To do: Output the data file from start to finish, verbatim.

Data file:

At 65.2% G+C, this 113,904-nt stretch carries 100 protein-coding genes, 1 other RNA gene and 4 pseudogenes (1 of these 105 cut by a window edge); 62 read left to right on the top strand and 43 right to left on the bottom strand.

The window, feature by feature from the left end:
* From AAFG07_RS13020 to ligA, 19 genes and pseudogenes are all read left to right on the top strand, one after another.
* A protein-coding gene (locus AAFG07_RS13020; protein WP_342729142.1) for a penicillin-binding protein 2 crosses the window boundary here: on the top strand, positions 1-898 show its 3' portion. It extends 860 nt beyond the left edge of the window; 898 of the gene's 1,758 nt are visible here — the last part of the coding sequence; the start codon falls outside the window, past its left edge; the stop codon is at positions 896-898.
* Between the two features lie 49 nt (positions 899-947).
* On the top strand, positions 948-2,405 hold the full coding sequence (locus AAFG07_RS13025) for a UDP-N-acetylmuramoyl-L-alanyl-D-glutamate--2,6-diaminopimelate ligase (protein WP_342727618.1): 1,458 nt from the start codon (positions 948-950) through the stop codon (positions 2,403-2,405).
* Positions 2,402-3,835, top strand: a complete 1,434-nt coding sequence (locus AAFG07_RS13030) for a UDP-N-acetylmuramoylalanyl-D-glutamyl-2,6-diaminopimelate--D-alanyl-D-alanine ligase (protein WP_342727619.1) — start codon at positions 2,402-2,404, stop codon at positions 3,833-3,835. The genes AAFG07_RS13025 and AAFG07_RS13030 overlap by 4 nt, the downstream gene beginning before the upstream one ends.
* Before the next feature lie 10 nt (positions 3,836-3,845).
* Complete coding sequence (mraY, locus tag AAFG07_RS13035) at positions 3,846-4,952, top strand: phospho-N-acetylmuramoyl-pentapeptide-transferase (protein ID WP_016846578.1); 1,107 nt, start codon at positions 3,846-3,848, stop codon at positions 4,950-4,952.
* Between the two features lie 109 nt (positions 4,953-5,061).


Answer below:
At 65.2% G+C, this 113,904-nt stretch carries 100 protein-coding genes, 1 other RNA gene and 4 pseudogenes (1 of these 105 cut by a window edge); 62 read left to right on the top strand and 43 right to left on the bottom strand.

The window, feature by feature from the left end:
* From AAFG07_RS13020 to ligA, 19 genes and pseudogenes are all read left to right on the top strand, one after another.
* A protein-coding gene (locus AAFG07_RS13020; protein WP_342729142.1) for a penicillin-binding protein 2 crosses the window boundary here: on the top strand, positions 1-898 show its 3' portion. It extends 860 nt beyond the left edge of the window; 898 of the gene's 1,758 nt are visible here — the last part of the coding sequence; the start codon falls outside the window, past its left edge; the stop codon is at positions 896-898.
* Between the two features lie 49 nt (positions 899-947).
* On the top strand, positions 948-2,405 hold the full coding sequence (locus AAFG07_RS13025) for a UDP-N-acetylmuramoyl-L-alanyl-D-glutamate--2,6-diaminopimelate ligase (protein WP_342727618.1): 1,458 nt from the start codon (positions 948-950) through the stop codon (positions 2,403-2,405).
* Positions 2,402-3,835, top strand: a complete 1,434-nt coding sequence (locus AAFG07_RS13030) for a UDP-N-acetylmuramoylalanyl-D-glutamyl-2,6-diaminopimelate--D-alanyl-D-alanine ligase (protein WP_342727619.1) — start codon at positions 2,402-2,404, stop codon at positions 3,833-3,835. The genes AAFG07_RS13025 and AAFG07_RS13030 overlap by 4 nt, the downstream gene beginning before the upstream one ends.
* Before the next feature lie 10 nt (positions 3,836-3,845).
* Complete coding sequence (mraY, locus tag AAFG07_RS13035) at positions 3,846-4,952, top strand: phospho-N-acetylmuramoyl-pentapeptide-transferase (protein ID WP_016846578.1); 1,107 nt, start codon at positions 3,846-3,848, stop codon at positions 4,950-4,952.
* Between the two features lie 109 nt (positions 4,953-5,061).